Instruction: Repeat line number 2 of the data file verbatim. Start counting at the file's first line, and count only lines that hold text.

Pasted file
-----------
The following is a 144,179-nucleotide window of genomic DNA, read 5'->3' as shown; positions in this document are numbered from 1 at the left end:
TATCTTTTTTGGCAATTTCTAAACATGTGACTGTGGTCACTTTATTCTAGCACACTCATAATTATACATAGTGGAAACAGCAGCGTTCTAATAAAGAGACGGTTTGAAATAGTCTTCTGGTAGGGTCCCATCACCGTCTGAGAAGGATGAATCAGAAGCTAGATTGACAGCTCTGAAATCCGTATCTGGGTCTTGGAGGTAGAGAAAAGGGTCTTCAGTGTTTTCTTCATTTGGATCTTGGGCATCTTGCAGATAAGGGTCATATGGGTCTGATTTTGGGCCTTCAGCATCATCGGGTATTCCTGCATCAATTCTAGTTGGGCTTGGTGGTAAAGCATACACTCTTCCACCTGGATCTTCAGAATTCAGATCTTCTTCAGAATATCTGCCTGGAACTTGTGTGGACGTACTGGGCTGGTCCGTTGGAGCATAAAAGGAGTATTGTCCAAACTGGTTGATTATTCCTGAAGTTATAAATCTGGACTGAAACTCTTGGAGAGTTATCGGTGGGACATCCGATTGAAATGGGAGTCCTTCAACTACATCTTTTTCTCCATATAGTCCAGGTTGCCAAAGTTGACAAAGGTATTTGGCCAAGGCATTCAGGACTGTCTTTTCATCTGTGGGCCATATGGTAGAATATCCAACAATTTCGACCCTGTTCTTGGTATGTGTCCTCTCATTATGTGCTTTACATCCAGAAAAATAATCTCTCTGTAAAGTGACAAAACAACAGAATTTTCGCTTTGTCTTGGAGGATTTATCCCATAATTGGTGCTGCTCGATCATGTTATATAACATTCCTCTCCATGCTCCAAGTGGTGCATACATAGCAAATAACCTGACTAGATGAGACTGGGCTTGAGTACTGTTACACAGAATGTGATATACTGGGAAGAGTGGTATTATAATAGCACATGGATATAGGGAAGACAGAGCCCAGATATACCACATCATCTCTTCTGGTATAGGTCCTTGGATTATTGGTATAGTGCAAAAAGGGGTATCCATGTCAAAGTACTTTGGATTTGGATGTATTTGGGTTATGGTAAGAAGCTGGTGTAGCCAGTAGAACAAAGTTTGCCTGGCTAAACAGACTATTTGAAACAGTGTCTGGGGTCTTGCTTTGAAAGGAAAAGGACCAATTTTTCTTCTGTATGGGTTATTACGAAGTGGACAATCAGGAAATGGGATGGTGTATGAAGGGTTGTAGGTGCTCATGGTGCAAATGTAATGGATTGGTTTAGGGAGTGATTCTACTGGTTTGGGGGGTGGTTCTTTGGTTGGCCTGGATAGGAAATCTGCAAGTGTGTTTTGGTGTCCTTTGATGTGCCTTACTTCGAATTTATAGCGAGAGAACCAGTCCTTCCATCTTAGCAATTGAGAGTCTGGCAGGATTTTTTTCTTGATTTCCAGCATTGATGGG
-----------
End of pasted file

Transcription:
TATCTTTTTTGGCAATTTCTAAACATGTGACTGTGGTCACTTTATTCTAGCACACTCATAATTATACATAGTGGAAACAGCAGCGTTCTAATAAAGAGACGGTTTGAAATAGTCTTCTGGTAGGGTCCCATCACCGTCTGAGAAGGATGAATCAGAAGCTAGATTGACAGCTCTGAAATCCGTATCTGGGTCTTGGAGGTAGAGAAAAGGGTCTTCAGTGTTTTCTTCATTTGGATCTTGGGCATCTTGCAGATAAGGGTCATATGGGTCTGATTTTGGGCCTTCAGCATCATCGGGTATTCCTGCATCAATTCTAGTTGGGCTTGGTGGTAAAGCATACACTCTTCCACCTGGATCTTCAGAATTCAGATCTTCTTCAGAATATCTGCCTGGAACTTGTGTGGACGTACTGGGCTGGTCCGTTGGAGCATAAAAGGAGTATTGTCCAAACTGGTTGATTATTCCTGAAGTTATAAATCTGGACTGAAACTCTTGGAGAGTTATCGGTGGGACATCCGATTGAAATGGGAGTCCTTCAACTACATCTTTTTCTCCATATAGTCCAGGTTGCCAAAGTTGACAAAGGTATTTGGCCAAGGCATTCAGGACTGTCTTTTCATCTGTGGGCCATATGGTAGAATATCCAACAATTTCGACCCTGTTCTTGGTATGTGTCCTCTCATTATGTGCTTTACATCCAGAAAAATAATCTCTCTGTAAAGTGACAAAACAACAGAATTTTCGCTTTGTCTTGGAGGATTTATCCCATAATTGGTGCTGCTCGATCATGTTATATAACATTCCTCTCCATGCTCCAAGTGGTGCATACATAGCAAATAACCTGACTAGATGAGACTGGGCTTGAGTACTGTTACACAGAATGTGATATACTGGGAAGAGTGGTATTATAATAGCACATGGATATAGGGAAGACAGAGCCCAGATATACCACATCATCTCTTCTGGTATAGGTCCTTGGATTATTGGTATAGTGCAAAAAGGGGTATCCATGTCAAAGTACTTTGGATTTGGATGTATTTGGGTTATGGTAAGAAGCTGGTGTAGCCAGTAGAACAAAGTTTGCCTGGCTAAACAGACTATTTGAAACAGTGTCTGGGGTCTTGCTTTGAAAGGAAAAGGACCAATTTTTCTTCTGTATGGGTTATTACGAAGTGGACAATCAGGAAATGGGATGGTGTATGAAGGGTTGTAGGTGCTCATGGTGCAAATGTAATGGATTGGTTTAGGGAGTGATTCTACTGGTTTGGGGGGTGGTTCTTTGGTTGGCCTGGATAGGAAATCTGCAAGTGTGTTTTGGTGTCCTTTGATGTGCCTTACTTCGAATTTATAGCGAGAGAACCAGTCCTTCCATCTTAGCAATTGAGAGTCTGGCAGGATTTTTTTCTTGATTTCCAGCATTGATGGG